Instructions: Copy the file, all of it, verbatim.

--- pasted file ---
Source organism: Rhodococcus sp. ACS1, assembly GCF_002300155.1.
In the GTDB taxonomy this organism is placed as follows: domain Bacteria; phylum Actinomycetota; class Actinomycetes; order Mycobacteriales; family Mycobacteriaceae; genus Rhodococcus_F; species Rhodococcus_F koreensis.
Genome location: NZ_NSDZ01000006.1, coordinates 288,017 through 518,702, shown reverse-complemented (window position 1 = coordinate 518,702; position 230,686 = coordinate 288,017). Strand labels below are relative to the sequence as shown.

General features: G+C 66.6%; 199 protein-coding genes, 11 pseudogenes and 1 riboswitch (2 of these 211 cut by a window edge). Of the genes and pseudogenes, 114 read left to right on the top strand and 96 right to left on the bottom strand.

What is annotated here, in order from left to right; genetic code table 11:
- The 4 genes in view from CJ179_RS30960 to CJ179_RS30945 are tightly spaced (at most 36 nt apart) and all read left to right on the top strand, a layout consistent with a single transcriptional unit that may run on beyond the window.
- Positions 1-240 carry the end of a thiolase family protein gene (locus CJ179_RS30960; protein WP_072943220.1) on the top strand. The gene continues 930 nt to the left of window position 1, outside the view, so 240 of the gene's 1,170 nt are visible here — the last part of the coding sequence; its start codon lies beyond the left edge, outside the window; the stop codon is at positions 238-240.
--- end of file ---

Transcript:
Source organism: Rhodococcus sp. ACS1, assembly GCF_002300155.1.
In the GTDB taxonomy this organism is placed as follows: domain Bacteria; phylum Actinomycetota; class Actinomycetes; order Mycobacteriales; family Mycobacteriaceae; genus Rhodococcus_F; species Rhodococcus_F koreensis.
Genome location: NZ_NSDZ01000006.1, coordinates 288,017 through 518,702, shown reverse-complemented (window position 1 = coordinate 518,702; position 230,686 = coordinate 288,017). Strand labels below are relative to the sequence as shown.

General features: G+C 66.6%; 199 protein-coding genes, 11 pseudogenes and 1 riboswitch (2 of these 211 cut by a window edge). Of the genes and pseudogenes, 114 read left to right on the top strand and 96 right to left on the bottom strand.

What is annotated here, in order from left to right; genetic code table 11:
- The 4 genes in view from CJ179_RS30960 to CJ179_RS30945 are tightly spaced (at most 36 nt apart) and all read left to right on the top strand, a layout consistent with a single transcriptional unit that may run on beyond the window.
- Positions 1-240 carry the end of a thiolase family protein gene (locus CJ179_RS30960; protein WP_072943220.1) on the top strand. The gene continues 930 nt to the left of window position 1, outside the view, so 240 of the gene's 1,170 nt are visible here — the last part of the coding sequence; its start codon lies beyond the left edge, outside the window; the stop codon is at positions 238-240.